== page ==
Restrained economic growth inhibits asset bubbles
When speaking about the current economic expansion, few would utter the words, “This time is different.” Many
have regretted saying so in the past.
There are many trends in the current expansion that follow a course that has not quite been the same as what we
saw in previous periods of growth, however. Consider how the securities industry has grown over the years and
what that might say about the current economic cycle.
The chart on this page shows the
growth path of the S&P 500 Index over
the prior three expansions, including the
current one, along with employment
growth in the securities industry for the
same three periods. The graphic clearly
shows that securities-industry employment in the current expansion cycle
(2010 to the present) has not grown in
proportion to the stock market — as it
had during the economic expansions in
the 1990s and early 2000s.
A simple interpretation of the growth
pattern in the past is that the securities industry grew rapidly in a rising
stock-market climate. The industry created financial instruments, including
mortgage-backed securities, and sold
them to investors, riding the stock-market wave.
When the market grew at robust rates in
the past, employment in the securities
industry fed on the optimism that growth would continue at the same rate. So many followed a herd mentality that,
in turn, fostered the asset bubbles that wreaked havoc when they popped. In short, the lack of employment growth
in the securities industry during the current cycle suggests that these businesses are not propagating the same asset
bubbles that the market is susceptible to during periods of economic exuberance.
Perhaps the connection between stock prices and securities-industry employment is a bit simplistic. The variables
affecting the stock market and employment are many, and we usually don’t see the asset bubbles until after they
have popped. Still, the lack of securities-industry employment growth surely has had some effect on keeping the
office market from getting ahead of itself.
According to Reis Inc. statistics, the current office-vacancy rate is a little more than 16 percent, where it has
stagnated for a few years after falling from a high of 17. 8 percent. In the last economic cycle in the early 2000s,
the vacancy rate fell to 12 percent, and it fell below 10 percent in the late 1990s. The current elevated vacancy rate
is not due to an oversupply of office space. It’s a byproduct of developers not having greatly expanded office stock
over the last few years as they did in the 1990s and early 2000s.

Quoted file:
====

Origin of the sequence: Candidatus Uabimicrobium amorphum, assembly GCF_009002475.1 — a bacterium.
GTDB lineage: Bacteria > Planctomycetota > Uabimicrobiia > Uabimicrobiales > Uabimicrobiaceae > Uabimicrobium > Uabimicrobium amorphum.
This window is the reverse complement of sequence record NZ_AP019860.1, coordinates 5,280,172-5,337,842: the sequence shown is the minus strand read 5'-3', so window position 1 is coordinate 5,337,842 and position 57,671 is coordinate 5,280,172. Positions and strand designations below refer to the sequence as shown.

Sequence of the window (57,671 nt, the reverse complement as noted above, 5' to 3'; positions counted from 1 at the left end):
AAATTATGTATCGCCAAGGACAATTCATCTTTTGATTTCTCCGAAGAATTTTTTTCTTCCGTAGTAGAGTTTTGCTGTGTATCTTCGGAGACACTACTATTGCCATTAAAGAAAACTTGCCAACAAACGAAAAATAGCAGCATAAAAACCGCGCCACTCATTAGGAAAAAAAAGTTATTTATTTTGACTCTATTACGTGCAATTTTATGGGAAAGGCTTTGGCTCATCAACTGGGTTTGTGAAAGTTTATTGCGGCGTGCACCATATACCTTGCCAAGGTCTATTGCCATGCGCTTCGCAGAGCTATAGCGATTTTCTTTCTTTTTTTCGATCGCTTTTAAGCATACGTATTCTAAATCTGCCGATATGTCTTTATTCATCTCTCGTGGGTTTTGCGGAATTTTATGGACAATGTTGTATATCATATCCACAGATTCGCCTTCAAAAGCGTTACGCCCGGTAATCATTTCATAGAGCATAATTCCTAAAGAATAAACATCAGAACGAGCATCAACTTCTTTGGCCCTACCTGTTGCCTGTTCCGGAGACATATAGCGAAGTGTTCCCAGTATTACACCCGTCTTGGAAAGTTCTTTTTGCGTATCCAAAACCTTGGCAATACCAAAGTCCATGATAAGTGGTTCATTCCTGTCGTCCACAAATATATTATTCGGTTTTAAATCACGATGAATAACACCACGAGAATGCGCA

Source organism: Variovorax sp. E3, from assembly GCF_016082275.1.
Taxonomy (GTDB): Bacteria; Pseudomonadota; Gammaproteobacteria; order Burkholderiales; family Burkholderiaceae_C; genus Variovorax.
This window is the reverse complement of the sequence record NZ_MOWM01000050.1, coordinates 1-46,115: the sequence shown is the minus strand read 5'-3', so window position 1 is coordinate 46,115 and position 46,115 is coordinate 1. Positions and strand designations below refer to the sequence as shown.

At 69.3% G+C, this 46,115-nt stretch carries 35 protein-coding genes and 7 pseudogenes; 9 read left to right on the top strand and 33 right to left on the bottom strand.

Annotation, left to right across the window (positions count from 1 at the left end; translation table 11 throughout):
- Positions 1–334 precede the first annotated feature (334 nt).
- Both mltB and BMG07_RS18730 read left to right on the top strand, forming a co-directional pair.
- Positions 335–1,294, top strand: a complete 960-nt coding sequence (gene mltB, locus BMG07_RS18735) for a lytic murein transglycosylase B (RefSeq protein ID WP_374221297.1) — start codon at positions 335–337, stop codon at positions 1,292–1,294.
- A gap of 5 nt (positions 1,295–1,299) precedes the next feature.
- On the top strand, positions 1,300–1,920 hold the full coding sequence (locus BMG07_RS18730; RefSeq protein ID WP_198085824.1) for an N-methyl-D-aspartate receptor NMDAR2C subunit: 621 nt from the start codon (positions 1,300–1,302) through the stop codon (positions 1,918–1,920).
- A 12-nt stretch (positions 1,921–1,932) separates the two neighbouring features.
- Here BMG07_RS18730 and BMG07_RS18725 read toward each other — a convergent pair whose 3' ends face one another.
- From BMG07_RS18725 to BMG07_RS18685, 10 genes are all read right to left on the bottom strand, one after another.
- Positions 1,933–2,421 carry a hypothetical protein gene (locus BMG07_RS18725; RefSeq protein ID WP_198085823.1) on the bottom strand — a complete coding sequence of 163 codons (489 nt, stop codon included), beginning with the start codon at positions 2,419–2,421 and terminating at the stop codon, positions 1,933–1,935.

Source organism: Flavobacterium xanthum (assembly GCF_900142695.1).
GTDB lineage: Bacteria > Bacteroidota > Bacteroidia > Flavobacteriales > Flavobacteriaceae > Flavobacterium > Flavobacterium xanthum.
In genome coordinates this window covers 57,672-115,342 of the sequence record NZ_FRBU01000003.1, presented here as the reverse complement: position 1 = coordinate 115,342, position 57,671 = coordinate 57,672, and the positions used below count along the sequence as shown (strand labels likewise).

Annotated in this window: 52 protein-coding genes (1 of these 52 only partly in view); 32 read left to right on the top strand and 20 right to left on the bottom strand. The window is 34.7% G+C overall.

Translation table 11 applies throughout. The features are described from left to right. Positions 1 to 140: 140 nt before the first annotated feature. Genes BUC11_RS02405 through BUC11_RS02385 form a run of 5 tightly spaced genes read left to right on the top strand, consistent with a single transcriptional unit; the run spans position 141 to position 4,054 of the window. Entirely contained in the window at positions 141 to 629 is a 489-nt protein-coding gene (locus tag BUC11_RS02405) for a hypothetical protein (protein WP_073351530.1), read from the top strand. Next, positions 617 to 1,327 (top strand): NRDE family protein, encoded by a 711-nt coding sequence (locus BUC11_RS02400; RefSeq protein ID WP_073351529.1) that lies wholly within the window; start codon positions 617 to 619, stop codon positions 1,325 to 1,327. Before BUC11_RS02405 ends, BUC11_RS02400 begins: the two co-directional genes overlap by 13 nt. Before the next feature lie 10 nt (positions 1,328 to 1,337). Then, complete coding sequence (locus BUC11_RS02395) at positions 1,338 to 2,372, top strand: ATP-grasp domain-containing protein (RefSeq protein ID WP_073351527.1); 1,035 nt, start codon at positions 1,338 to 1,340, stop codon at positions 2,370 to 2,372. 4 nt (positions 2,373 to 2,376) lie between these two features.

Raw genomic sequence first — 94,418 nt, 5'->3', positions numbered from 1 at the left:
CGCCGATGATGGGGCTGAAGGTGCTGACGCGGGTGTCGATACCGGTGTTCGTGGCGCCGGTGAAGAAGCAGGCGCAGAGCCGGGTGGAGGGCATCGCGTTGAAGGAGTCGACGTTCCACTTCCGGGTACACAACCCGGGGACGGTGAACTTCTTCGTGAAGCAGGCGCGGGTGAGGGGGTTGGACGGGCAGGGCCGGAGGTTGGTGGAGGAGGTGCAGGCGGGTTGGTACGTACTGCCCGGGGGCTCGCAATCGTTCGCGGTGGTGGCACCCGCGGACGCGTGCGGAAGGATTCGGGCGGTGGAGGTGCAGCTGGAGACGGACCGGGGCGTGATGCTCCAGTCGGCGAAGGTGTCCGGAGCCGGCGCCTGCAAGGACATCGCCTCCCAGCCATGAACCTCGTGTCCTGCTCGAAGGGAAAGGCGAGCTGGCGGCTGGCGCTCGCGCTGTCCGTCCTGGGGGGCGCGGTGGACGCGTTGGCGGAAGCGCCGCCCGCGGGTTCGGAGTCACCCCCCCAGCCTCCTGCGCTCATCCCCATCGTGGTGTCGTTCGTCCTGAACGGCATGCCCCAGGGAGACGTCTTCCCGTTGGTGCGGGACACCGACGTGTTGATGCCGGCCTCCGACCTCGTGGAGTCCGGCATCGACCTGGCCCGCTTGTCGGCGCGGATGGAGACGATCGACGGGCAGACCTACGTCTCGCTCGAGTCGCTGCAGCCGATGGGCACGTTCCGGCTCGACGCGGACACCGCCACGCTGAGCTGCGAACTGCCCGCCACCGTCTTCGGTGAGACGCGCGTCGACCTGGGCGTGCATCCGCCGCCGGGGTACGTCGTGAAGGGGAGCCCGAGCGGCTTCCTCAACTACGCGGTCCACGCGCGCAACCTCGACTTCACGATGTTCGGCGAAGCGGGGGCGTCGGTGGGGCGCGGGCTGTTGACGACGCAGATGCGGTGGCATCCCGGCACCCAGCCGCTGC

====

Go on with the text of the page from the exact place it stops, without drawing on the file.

At 36 quarters old, the current expansion is only six quarters shy of the time span of the 1990s economic
expansion, which was the longest expansion recorded since the 1960s — based on gross domestic product (GDP)
growth, not stock-market values. The cumulative real GDP growth since 2010 is only 20. 3 percent, at this point.
In the 1990s expansion, the cumulative real GDP growth rate was more than 37 percent.
Thus, the more we see the 2 percent to 2.5 percent GDP growth rates that we have witnessed since 2010,
the more reassuring it seems that we will continue to see the same steady growth rates — which could lead to
the longest economic expansion in decades.
The recent tax overhaul has prompted many to speculate that the economy will finally accelerate, generating
higher job and GDP rates than we have seen in eight years. This could well be the case, but if this growth starts to
fuel higher employment growth in the securities industry, consider yourself forewarned. n
Securities-Industry Employment Vs. S&P 500 Index
By Victor Calanog and Barbara Byrne Denham
Barbara Byrne Denham is an economist in the research and economics
department at Reis Inc. She previously
served as chief economist at Eastern
Consolidated and is a Ph. D. candidate
at New York University, where she
has studied economics, monetary
theory and game theory. Reach her
Victor Calanog is chief economist
and senior vice president for research
at Reis Inc. ( www.reis.com). He writes
a monthly column on property types
for Scotsman Guide. Calanog and his
team of economists are responsible
for data models, forecasting, valuation
and portfolio services for clients in
commercial real estate. Reach him
Source: Reis Inc.
Securities employment growth 1994-1999
Securities employment growth 2004-2008
Securities employment growth 2010-2018
S&P 500 growth 1994-1999
S&P 500 growth 2004-2008
S&P 500 growth 2010-2018
(Months of growth)